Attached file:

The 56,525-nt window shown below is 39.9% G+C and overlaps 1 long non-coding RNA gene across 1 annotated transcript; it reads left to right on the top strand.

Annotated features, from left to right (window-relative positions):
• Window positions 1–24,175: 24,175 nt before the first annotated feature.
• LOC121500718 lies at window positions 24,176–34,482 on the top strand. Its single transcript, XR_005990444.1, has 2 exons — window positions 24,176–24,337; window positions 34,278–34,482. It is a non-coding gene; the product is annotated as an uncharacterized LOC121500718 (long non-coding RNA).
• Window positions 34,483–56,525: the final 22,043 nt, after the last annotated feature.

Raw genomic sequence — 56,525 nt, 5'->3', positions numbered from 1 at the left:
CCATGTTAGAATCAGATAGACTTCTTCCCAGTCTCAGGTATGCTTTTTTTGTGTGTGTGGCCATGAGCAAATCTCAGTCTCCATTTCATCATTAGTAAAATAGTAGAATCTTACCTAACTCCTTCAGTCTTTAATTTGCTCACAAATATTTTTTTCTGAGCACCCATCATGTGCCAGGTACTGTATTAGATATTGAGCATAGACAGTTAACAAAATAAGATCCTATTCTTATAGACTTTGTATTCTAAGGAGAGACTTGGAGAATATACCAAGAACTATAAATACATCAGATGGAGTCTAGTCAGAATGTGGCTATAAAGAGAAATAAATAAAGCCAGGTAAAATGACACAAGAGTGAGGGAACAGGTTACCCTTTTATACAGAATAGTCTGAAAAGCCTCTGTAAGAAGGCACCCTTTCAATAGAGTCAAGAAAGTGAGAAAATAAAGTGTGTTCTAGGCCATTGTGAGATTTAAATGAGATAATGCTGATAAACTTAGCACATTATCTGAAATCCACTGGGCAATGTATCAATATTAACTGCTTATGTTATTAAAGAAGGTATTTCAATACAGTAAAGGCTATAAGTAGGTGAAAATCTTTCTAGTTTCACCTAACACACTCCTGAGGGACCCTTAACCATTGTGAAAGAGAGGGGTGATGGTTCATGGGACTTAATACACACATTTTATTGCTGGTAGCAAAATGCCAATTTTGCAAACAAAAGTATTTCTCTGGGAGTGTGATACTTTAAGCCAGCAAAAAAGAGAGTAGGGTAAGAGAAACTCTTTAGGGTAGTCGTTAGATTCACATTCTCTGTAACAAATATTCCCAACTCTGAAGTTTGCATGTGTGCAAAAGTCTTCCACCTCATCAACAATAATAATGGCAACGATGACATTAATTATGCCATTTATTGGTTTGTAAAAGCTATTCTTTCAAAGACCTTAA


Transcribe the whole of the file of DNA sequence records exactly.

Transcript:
The 56,525-nt window shown below is 39.9% G+C and overlaps 1 long non-coding RNA gene across 1 annotated transcript; it reads left to right on the top strand.

Annotated features, from left to right (window-relative positions):
• Window positions 1–24,175: 24,175 nt before the first annotated feature.
• LOC121500718 lies at window positions 24,176–34,482 on the top strand. Its single transcript, XR_005990444.1, has 2 exons — window positions 24,176–24,337; window positions 34,278–34,482. It is a non-coding gene; the product is annotated as an uncharacterized LOC121500718 (long non-coding RNA).
• Window positions 34,483–56,525: the final 22,043 nt, after the last annotated feature.

Raw genomic sequence — 56,525 nt, 5'->3', positions numbered from 1 at the left:
CCATGTTAGAATCAGATAGACTTCTTCCCAGTCTCAGGTATGCTTTTTTTGTGTGTGTGGCCATGAGCAAATCTCAGTCTCCATTTCATCATTAGTAAAATAGTAGAATCTTACCTAACTCCTTCAGTCTTTAATTTGCTCACAAATATTTTTTTCTGAGCACCCATCATGTGCCAGGTACTGTATTAGATATTGAGCATAGACAGTTAACAAAATAAGATCCTATTCTTATAGACTTTGTATTCTAAGGAGAGACTTGGAGAATATACCAAGAACTATAAATACATCAGATGGAGTCTAGTCAGAATGTGGCTATAAAGAGAAATAAATAAAGCCAGGTAAAATGACACAAGAGTGAGGGAACAGGTTACCCTTTTATACAGAATAGTCTGAAAAGCCTCTGTAAGAAGGCACCCTTTCAATAGAGTCAAGAAAGTGAGAAAATAAAGTGTGTTCTAGGCCATTGTGAGATTTAAATGAGATAATGCTGATAAACTTAGCACATTATCTGAAATCCACTGGGCAATGTATCAATATTAACTGCTTATGTTATTAAAGAAGGTATTTCAATACAGTAAAGGCTATAAGTAGGTGAAAATCTTTCTAGTTTCACCTAACACACTCCTGAGGGACCCTTAACCATTGTGAAAGAGAGGGGTGATGGTTCATGGGACTTAATACACACATTTTATTGCTGGTAGCAAAATGCCAATTTTGCAAACAAAAGTATTTCTCTGGGAGTGTGATACTTTAAGCCAGCAAAAAAGAGAGTAGGGTAAGAGAAACTCTTTAGGGTAGTCGTTAGATTCACATTCTCTGTAACAAATATTCCCAACTCTGAAGTTTGCATGTGTGCAAAAGTCTTCCACCTCATCAACAATAATAATGGCAACGATGACATTAATTATGCCATTTATTGGTTTGTAAAAGCTATTCTTTCAAAGACCTTAA